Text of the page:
The busy Metra commuter rail train stations in Naperville meant that it could take years to get a parking permit. That is no longer true:
All parking spaces in Naperville commuter rail lots will transition to daily fees in the coming months.
The Naperville City Council Tuesday voted to eliminate the parking permit system at the Route 59 and Naperville/Fourth Avenue Metra rail stations and require commuters to pay only for the days they park…
Even before the COVID-19 pandemic changed the frequency people commute to Chicago, city staff was working to address the problem of spaces not be used in permit lots.
Effective immediately, no new permits will be issued for any Naperville commuter parking lots.
In the coming months, staff will modify the municipal code for council consideration with a goal implementing the daily pay-by-plate fee model in July…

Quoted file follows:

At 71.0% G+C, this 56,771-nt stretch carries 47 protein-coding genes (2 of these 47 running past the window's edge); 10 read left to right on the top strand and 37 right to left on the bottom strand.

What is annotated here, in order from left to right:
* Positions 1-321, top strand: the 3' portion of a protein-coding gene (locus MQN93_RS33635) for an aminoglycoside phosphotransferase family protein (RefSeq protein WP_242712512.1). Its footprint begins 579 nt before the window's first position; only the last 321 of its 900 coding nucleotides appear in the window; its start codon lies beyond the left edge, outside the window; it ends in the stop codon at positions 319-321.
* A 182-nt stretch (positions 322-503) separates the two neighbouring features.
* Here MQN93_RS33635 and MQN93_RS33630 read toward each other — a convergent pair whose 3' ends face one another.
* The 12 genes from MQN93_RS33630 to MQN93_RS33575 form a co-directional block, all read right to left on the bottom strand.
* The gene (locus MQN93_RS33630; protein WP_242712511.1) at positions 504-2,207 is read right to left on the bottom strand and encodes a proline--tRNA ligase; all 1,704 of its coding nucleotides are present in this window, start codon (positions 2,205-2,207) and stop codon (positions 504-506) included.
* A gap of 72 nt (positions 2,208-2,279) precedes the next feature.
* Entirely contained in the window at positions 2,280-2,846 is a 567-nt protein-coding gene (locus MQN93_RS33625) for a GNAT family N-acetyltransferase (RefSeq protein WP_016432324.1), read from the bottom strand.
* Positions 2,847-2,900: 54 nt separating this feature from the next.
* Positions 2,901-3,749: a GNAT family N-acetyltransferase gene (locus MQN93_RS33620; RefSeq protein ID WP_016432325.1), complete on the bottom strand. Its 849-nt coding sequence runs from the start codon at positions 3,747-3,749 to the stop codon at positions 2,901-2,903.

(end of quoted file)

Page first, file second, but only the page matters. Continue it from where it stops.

When demand does return, the city can look into implementing more technology, such as parking guidance and reservations systems, Louden said.
This is a big change in a community where finding parking at the train station was difficult for years. Suburbanites are often used to plentiful and cheap parking so both a waiting period for a permit and a shift to a first-come-first-served model can irk different people.
It would be interesting to hear more about how changing work patterns – more work from home, perhaps more suburb to suburb commuting over time compared to trips into Chicago – affect suburban life. Are we in for a significant reckoning with commuter rail and mass transit when fewer people use it regularly for work? How about big parking lots: do they survive? Or, do suburban schedules change when fewer people work 9-5 shifts?